A budget airline that began offering long-haul flights from UK airports including Stansted to the US earlier this year has collapsed.
Primera Air said it was ceasing all operations at midnight on Monday after 14 years of operations.
Flights to Washington and New York due to leave Stansted on Monday night were grounded and passengers have been told not to go to the airport on Tuesday.
One flight from Birmingham to Malaga arrived on Monday evening.
The Danish-registered airline is not part of the Civil Aviation Authority’s ATOL Protection scheme, which covers only passengers booked on package holidays.
The airline, which had 15 planes, began offering low-cost flights from Stansted and Birmingham to the US and Canada earlier this year.
Flights from Manchester to Malaga were due to start later this month.
The regulator has advised passengers who have travelled on a Primera flight they will need to make their own arrangements to return to the UK, and to contact their travel insurer or travel agent.
People who had booked directly with the airline on future flights will not be covered either, the CAA advises.
Passengers who paid by credit card may be protected by Section 75 of the Consumer Credit Act 1974 and are advised to check with card issuers. Similar cover may apply if a Visa debit card was used.
The Icelandic-owned airline said it had failed to secure long-term financing, meaning it had “no choice” but to file for bankruptcy.
Passengers have contacted the BBC to say they have been left stranded by the airline.
Canadian Angela Dorau was in a queue to board a plane from Paris to Toronto with her husband when there was an announcement saying the flight had been cancelled.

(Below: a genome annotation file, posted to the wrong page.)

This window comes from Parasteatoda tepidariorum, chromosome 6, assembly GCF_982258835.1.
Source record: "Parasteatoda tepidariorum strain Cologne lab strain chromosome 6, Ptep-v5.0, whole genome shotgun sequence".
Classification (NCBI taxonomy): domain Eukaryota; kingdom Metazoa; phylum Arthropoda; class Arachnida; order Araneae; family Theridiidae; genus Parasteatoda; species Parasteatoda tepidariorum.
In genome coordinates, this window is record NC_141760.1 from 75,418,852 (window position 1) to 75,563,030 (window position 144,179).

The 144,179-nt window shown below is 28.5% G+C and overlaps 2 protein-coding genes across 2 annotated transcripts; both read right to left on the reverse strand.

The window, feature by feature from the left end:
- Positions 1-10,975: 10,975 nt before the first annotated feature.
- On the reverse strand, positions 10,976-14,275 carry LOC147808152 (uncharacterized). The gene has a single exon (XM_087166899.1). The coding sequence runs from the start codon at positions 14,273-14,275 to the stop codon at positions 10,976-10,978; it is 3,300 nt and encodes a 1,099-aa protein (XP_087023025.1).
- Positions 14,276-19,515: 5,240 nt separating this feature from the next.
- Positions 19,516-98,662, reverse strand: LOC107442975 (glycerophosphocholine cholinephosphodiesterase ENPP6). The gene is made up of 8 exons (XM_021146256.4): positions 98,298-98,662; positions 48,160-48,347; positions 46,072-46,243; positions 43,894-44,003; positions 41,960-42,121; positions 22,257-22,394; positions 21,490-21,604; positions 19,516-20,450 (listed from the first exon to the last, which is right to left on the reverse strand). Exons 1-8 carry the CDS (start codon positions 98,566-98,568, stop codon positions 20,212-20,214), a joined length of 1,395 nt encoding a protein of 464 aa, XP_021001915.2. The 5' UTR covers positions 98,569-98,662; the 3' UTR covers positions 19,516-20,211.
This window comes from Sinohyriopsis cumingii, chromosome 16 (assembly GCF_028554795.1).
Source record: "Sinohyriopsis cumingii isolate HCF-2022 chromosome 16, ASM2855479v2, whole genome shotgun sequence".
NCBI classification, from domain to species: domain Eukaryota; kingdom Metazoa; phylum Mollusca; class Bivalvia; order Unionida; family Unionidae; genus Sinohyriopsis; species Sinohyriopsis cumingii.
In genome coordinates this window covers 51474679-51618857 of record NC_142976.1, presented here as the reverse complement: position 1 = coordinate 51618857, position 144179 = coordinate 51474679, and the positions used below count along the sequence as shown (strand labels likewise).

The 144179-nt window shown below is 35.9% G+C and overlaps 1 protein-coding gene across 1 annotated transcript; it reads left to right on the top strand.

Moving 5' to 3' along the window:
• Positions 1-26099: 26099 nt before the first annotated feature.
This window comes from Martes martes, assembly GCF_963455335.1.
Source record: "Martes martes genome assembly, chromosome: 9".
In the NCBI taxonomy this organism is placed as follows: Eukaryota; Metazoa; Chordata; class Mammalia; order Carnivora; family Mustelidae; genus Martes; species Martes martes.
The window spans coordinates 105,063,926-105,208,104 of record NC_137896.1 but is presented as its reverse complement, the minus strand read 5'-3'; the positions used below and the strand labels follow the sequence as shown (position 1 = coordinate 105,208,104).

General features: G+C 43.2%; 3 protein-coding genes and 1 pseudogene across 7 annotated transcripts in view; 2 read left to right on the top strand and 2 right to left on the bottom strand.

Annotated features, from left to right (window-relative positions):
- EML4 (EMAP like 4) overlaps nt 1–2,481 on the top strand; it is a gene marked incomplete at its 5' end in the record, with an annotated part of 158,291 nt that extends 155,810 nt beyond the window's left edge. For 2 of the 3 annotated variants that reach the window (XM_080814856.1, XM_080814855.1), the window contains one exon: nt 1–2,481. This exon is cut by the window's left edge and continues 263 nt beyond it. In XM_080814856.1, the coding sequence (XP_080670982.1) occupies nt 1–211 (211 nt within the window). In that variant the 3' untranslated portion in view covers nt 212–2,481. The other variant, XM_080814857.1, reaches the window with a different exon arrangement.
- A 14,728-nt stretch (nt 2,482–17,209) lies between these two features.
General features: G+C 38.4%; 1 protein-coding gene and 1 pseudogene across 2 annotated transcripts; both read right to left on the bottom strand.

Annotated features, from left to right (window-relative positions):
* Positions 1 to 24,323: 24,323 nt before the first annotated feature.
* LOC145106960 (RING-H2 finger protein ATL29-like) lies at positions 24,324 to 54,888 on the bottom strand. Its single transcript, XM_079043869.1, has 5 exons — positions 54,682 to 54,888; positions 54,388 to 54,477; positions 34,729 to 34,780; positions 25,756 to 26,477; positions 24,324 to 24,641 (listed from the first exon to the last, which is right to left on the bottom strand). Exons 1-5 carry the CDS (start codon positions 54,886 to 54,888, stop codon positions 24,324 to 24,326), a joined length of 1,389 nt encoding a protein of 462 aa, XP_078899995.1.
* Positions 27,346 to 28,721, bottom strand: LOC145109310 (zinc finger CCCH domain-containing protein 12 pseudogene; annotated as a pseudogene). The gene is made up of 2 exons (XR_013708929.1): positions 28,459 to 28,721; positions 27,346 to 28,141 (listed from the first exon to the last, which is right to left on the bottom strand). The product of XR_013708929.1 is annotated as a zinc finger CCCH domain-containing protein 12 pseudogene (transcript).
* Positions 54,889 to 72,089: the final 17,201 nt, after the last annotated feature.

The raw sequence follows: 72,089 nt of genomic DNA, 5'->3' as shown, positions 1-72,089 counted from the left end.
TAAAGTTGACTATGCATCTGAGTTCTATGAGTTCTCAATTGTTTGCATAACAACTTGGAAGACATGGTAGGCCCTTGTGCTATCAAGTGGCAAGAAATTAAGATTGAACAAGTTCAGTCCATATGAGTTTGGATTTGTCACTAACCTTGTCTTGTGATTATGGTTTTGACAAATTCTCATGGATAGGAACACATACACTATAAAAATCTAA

She said: “Everybody was stranded. Currently my husband and I are in a dumpy motel by the airport trying to frantically scrounge together the funds to pay for another way home.”
They are yet to find an alternative flight home and she says what was supposed to be a budget trip looks like costing them an extra €2,000.
Primera’s decision to start competing with other low-cost long-haul operators such as Norwegian and Wow appears to have led to its demise.
Signs that the airline was in trouble came in August, when it said short-haul flights from Birmingham to seven European destinations would end on 3 September.
It also blamed the late arrival of new aircraft from Airbus that forced it to cancel flights and lease planes.
“Weighting the potential losses due to future delivery delays … and bearing in mind the difficult environment that airlines are facing now due to low prices and high fuel costs, we have decided to cease operations now,” the company said.
Five departures from Copenhagen and four from Billund on Tuesday are expected to be cancelled.
When it began longhaul operations from Stansted in May, Primera was offering flights to New York’s Newark airport, Boston, Washington DC and Toronto starting at £149 each way.
It had planned to start flying from Madrid to New York, Boston and Toronto next month from €149 each way.
Most of the airline’s business involved taking Scandinavian holidaymakers to destinations such as Spain, Greece, Italy, Egypt and Turkey.
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